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Monday, December 22, 2003

Fear and Loathing in China

In a weekend edition of the New York Times, Nicholas Kristof asks: Is China a Threat to the Rest of the World? It is a continuation of a series of columns he is writing on his journey of exploration of the 'New China', along with a reader's forum on the series in his semi-weblog 'Kristof Responds'.

His major thrust today is concern over the "nationalism" he finds stirring in the belly of many if not most young Chinese people, university students in particular, which he finds directed most openly towards Japan and the Japanese people.

Below is an extract from Joseph Bosco's response.

In his argument, he mentions two very recent events as examples of this phenomenon: An ugly, and outrageous, incident over a skit performed by Japanese exchange students at a university in Xian in the early part of this semester; and the arrests and adjudication in a case involving several hundred Japanese businessmen and their mega-tryst with several hundred Chinese prostitutes at a hotel in the southern port city of Zhuhai (for which two Chinese citizens received life sentences just this past week).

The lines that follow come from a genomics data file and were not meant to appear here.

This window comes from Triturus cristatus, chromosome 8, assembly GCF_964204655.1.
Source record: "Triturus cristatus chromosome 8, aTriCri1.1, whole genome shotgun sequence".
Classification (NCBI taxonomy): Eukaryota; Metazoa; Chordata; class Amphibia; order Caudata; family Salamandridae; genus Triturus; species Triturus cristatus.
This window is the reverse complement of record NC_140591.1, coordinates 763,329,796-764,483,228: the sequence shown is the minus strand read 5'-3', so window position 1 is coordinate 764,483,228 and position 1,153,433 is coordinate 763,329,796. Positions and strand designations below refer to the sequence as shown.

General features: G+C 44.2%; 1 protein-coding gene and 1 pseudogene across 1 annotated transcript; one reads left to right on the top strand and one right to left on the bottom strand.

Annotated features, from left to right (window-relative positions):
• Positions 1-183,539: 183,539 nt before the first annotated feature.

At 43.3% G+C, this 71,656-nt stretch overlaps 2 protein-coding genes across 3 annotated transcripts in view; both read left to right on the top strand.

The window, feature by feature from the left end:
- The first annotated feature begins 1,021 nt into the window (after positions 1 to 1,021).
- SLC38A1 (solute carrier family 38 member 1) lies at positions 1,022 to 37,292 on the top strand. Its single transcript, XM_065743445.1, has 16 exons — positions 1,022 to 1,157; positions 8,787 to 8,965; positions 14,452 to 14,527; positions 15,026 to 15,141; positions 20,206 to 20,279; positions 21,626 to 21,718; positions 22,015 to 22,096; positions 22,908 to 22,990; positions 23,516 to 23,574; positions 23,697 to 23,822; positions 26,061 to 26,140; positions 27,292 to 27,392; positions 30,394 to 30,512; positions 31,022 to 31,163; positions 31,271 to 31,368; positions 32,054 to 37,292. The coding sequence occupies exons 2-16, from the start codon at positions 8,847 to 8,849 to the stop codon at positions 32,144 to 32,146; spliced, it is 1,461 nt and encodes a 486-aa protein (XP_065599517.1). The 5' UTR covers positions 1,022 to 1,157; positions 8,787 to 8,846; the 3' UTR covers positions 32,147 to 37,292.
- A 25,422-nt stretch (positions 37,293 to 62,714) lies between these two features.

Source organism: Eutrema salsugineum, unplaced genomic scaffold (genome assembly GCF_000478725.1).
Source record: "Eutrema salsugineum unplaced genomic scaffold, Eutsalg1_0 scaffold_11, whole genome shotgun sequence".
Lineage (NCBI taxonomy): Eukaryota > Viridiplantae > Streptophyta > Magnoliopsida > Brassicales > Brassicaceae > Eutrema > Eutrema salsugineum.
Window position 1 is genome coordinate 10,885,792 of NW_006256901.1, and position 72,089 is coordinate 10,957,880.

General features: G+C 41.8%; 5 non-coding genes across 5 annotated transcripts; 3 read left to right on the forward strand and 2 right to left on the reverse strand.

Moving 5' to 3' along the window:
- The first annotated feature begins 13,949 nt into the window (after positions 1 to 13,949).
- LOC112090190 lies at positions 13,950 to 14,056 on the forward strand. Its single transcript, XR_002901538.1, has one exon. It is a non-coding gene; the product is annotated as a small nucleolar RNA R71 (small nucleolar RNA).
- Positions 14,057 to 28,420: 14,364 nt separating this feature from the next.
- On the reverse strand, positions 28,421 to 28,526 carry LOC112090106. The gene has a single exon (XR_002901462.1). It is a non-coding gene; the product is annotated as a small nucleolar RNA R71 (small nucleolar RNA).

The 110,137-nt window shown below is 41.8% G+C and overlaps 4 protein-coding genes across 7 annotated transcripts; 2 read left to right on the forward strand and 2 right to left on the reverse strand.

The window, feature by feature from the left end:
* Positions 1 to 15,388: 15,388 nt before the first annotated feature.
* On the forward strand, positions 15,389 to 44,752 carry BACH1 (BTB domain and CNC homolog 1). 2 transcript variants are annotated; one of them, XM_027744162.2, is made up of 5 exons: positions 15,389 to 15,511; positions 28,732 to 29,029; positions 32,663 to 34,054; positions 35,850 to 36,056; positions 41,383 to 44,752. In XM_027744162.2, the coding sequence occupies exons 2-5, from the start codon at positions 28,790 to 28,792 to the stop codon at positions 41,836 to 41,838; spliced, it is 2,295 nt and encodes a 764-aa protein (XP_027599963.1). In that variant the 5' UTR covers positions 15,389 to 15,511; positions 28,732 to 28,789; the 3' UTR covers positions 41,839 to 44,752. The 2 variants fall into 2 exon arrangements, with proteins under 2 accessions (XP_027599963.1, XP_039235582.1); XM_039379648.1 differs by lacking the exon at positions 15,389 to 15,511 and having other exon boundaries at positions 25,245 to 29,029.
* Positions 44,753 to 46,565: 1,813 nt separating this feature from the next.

Readers of these pages and other China-based weblogs will be familiar with both of these aberrations. His third example is the ever-upward creeping revisionism of the death toll of the Japanese atrocity in 1937, commonly known as the 'Rape of Nanjing.'

Being a visiting professor at one of China's elite universities, without qualification, I can attest to the accuracy of Mr. Kristof's underlying findings. The loathing of Japan and, to a lesser extent, the Japanese people, is quite palpable. It manifests itself whenever Japan, and things Japanese, are the focus of class lectures or discussions, any time Japan is in the news, and most vehemently in private conversation..............